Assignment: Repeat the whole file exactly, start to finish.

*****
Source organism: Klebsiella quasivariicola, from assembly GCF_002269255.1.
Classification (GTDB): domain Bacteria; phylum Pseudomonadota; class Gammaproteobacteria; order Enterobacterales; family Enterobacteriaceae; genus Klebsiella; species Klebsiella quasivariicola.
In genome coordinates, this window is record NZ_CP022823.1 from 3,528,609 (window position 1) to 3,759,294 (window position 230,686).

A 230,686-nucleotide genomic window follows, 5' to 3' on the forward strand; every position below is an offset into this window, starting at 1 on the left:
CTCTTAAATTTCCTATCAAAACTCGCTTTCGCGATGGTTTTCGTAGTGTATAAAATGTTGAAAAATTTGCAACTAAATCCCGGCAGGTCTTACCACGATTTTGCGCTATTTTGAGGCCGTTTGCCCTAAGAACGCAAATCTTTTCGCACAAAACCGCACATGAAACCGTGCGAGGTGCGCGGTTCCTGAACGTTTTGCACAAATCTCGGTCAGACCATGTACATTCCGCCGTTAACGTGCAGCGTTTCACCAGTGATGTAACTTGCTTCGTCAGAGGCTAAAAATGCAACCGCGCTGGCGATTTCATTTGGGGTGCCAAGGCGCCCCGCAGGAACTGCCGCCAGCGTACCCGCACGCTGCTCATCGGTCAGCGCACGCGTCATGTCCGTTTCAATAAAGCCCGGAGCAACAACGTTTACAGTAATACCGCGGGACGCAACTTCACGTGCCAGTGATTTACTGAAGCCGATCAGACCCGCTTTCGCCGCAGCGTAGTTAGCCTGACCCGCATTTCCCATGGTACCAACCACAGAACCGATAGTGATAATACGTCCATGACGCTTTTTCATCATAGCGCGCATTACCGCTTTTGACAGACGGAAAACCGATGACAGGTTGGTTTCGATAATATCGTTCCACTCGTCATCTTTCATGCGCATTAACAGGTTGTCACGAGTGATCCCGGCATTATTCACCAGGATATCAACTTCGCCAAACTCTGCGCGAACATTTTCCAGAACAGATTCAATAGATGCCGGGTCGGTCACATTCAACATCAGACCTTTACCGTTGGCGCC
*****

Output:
Source organism: Klebsiella quasivariicola, from assembly GCF_002269255.1.
Classification (GTDB): domain Bacteria; phylum Pseudomonadota; class Gammaproteobacteria; order Enterobacterales; family Enterobacteriaceae; genus Klebsiella; species Klebsiella quasivariicola.
In genome coordinates, this window is record NZ_CP022823.1 from 3,528,609 (window position 1) to 3,759,294 (window position 230,686).

A 230,686-nucleotide genomic window follows, 5' to 3' on the forward strand; every position below is an offset into this window, starting at 1 on the left:
CTCTTAAATTTCCTATCAAAACTCGCTTTCGCGATGGTTTTCGTAGTGTATAAAATGTTGAAAAATTTGCAACTAAATCCCGGCAGGTCTTACCACGATTTTGCGCTATTTTGAGGCCGTTTGCCCTAAGAACGCAAATCTTTTCGCACAAAACCGCACATGAAACCGTGCGAGGTGCGCGGTTCCTGAACGTTTTGCACAAATCTCGGTCAGACCATGTACATTCCGCCGTTAACGTGCAGCGTTTCACCAGTGATGTAACTTGCTTCGTCAGAGGCTAAAAATGCAACCGCGCTGGCGATTTCATTTGGGGTGCCAAGGCGCCCCGCAGGAACTGCCGCCAGCGTACCCGCACGCTGCTCATCGGTCAGCGCACGCGTCATGTCCGTTTCAATAAAGCCCGGAGCAACAACGTTTACAGTAATACCGCGGGACGCAACTTCACGTGCCAGTGATTTACTGAAGCCGATCAGACCCGCTTTCGCCGCAGCGTAGTTAGCCTGACCCGCATTTCCCATGGTACCAACCACAGAACCGATAGTGATAATACGTCCATGACGCTTTTTCATCATAGCGCGCATTACCGCTTTTGACAGACGGAAAACCGATGACAGGTTGGTTTCGATAATATCGTTCCACTCGTCATCTTTCATGCGCATTAACAGGTTGTCACGAGTGATCCCGGCATTATTCACCAGGATATCAACTTCGCCAAACTCTGCGCGAACATTTTCCAGAACAGATTCAATAGATGCCGGGTCGGTCACATTCAACATCAGACCTTTACCGTTGGCGCC